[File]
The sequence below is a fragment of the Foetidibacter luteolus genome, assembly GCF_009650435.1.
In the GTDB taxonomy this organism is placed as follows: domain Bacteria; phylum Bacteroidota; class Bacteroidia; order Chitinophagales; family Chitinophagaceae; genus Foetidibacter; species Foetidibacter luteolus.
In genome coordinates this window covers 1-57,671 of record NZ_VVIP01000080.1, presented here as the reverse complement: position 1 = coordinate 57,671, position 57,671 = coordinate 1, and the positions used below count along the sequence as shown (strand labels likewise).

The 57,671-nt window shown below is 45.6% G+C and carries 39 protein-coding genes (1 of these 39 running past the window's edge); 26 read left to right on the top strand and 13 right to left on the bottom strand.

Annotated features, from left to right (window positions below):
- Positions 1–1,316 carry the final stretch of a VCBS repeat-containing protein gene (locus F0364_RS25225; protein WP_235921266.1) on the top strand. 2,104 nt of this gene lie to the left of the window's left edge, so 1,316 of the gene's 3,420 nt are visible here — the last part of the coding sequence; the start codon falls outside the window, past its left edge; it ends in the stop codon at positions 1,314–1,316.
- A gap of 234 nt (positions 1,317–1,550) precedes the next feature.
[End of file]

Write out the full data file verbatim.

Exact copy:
The sequence below is a fragment of the Foetidibacter luteolus genome, assembly GCF_009650435.1.
In the GTDB taxonomy this organism is placed as follows: domain Bacteria; phylum Bacteroidota; class Bacteroidia; order Chitinophagales; family Chitinophagaceae; genus Foetidibacter; species Foetidibacter luteolus.
In genome coordinates this window covers 1-57,671 of record NZ_VVIP01000080.1, presented here as the reverse complement: position 1 = coordinate 57,671, position 57,671 = coordinate 1, and the positions used below count along the sequence as shown (strand labels likewise).

The 57,671-nt window shown below is 45.6% G+C and carries 39 protein-coding genes (1 of these 39 running past the window's edge); 26 read left to right on the top strand and 13 right to left on the bottom strand.

Annotated features, from left to right (window positions below):
- Positions 1–1,316 carry the final stretch of a VCBS repeat-containing protein gene (locus F0364_RS25225; protein WP_235921266.1) on the top strand. 2,104 nt of this gene lie to the left of the window's left edge, so 1,316 of the gene's 3,420 nt are visible here — the last part of the coding sequence; the start codon falls outside the window, past its left edge; it ends in the stop codon at positions 1,314–1,316.
- A gap of 234 nt (positions 1,317–1,550) precedes the next feature.